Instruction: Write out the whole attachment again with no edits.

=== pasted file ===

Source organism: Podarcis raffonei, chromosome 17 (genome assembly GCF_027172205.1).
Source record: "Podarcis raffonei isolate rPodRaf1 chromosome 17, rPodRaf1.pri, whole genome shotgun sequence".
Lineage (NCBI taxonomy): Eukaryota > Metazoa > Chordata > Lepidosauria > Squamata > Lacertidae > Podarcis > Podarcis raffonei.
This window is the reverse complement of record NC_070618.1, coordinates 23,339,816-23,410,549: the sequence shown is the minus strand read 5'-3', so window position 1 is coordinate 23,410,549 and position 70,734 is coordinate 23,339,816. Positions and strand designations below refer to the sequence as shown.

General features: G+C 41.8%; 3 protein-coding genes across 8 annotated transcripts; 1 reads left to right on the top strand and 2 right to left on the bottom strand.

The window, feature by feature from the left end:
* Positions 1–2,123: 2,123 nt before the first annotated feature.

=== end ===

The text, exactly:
Source organism: Podarcis raffonei, chromosome 17 (genome assembly GCF_027172205.1).
Source record: "Podarcis raffonei isolate rPodRaf1 chromosome 17, rPodRaf1.pri, whole genome shotgun sequence".
Lineage (NCBI taxonomy): Eukaryota > Metazoa > Chordata > Lepidosauria > Squamata > Lacertidae > Podarcis > Podarcis raffonei.
This window is the reverse complement of record NC_070618.1, coordinates 23,339,816-23,410,549: the sequence shown is the minus strand read 5'-3', so window position 1 is coordinate 23,410,549 and position 70,734 is coordinate 23,339,816. Positions and strand designations below refer to the sequence as shown.

General features: G+C 41.8%; 3 protein-coding genes across 8 annotated transcripts; 1 reads left to right on the top strand and 2 right to left on the bottom strand.

The window, feature by feature from the left end:
* Positions 1–2,123: 2,123 nt before the first annotated feature.